How do you summarize a life like Ralph Waldo Emerson’s for a picture book biography? Barbara Kerley did it by choosing one theme–Emerson’s desire for a home–and follows it throughout his life. We see him longing for a home as a child, building a home and community with his wife, losing his home to a fire, and in old age finding his home restored by the community he had built. It’s a hopeful, lovely message.
And it is brilliantly executed. The quotations–how could there not be quotations in a book about Emerson?–are seamlessly incorporated into the text:
He wandered the narrow noisy streets of Boston dreaming of “a home, comfortable and pleasant.”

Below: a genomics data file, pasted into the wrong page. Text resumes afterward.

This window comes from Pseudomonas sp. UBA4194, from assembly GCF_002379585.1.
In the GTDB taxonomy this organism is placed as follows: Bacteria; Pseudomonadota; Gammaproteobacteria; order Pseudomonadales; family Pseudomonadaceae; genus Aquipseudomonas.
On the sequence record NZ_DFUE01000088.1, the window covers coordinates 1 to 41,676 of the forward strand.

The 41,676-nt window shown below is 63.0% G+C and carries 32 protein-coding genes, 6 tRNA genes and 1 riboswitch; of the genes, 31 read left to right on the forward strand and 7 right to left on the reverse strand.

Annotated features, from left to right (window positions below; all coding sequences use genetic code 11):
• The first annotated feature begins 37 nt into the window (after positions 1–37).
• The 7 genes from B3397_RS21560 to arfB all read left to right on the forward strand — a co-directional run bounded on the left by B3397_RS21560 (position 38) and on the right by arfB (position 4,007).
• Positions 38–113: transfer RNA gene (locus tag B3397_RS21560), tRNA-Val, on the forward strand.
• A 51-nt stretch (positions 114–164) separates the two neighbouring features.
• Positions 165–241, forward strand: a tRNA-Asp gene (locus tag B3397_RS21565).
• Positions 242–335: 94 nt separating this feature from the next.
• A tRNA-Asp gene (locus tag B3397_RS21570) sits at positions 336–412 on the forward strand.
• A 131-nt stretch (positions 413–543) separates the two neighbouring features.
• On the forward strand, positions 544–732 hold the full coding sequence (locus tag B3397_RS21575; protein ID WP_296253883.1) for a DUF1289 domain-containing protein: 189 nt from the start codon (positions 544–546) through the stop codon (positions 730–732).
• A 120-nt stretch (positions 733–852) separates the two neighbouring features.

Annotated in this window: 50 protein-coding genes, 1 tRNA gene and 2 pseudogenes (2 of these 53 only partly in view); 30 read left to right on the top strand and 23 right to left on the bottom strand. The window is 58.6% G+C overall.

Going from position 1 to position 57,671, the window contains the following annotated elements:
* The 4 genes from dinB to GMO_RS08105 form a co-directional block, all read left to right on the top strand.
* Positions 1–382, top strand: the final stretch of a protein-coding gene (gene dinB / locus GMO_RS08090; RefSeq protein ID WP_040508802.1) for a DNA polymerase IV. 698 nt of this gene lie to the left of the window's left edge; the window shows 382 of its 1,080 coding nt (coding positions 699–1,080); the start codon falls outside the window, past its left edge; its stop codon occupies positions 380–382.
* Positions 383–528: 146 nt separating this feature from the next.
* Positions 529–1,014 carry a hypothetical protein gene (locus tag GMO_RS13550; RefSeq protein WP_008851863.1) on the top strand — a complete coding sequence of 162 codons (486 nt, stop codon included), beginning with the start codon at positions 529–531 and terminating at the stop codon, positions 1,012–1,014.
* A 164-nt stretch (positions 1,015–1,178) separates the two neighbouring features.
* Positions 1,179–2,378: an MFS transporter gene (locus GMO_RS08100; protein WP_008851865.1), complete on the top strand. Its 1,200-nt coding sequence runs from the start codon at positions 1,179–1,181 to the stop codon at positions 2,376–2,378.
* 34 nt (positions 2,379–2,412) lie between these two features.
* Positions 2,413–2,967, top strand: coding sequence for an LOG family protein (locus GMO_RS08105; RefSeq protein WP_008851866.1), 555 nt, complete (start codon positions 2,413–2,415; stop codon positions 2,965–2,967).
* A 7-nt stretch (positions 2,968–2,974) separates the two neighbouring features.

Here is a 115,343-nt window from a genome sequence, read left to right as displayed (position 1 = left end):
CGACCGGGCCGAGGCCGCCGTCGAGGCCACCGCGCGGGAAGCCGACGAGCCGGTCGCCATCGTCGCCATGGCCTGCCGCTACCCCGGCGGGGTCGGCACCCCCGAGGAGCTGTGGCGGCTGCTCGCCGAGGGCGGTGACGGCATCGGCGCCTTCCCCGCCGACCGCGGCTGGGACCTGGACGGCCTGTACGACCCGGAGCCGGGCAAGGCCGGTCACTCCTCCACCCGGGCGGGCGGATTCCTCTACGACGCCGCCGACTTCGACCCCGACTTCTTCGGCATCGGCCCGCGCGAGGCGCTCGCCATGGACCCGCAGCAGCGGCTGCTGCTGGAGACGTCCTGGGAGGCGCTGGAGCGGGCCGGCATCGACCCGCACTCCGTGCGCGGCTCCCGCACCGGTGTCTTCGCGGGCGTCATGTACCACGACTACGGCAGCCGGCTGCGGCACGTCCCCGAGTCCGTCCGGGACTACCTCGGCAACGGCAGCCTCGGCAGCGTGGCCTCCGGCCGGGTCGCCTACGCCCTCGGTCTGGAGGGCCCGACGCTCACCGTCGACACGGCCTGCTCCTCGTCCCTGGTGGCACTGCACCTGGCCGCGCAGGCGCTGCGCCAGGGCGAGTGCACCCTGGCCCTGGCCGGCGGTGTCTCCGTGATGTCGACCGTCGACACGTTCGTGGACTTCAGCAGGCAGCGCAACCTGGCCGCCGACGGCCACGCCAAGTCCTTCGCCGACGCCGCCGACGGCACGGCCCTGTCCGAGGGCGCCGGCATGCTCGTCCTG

And they settled into, as he put it, “the lukewarm milky dog days of common village life.”
Kerley zeroes in on memorable details and renders them with an ear tuned to reading aloud:
Every morning, Mr. Emerson ate pie made from his own apples for breakfast.
The book is filled with delightful lists:
[He shared] the names of birds and varieties of pears: Bluebird, bobolink, robin, thrush. Flemish Beauty, Andrews, Bartlett, Dix.
Edwin Fotheringham’s whimsical illustrations amplify the excellent prose. A great read!
A Home for Mr. Emerson by Barbara Kerley, illustrated by Edwin Fotheringham. Scholastic: 2014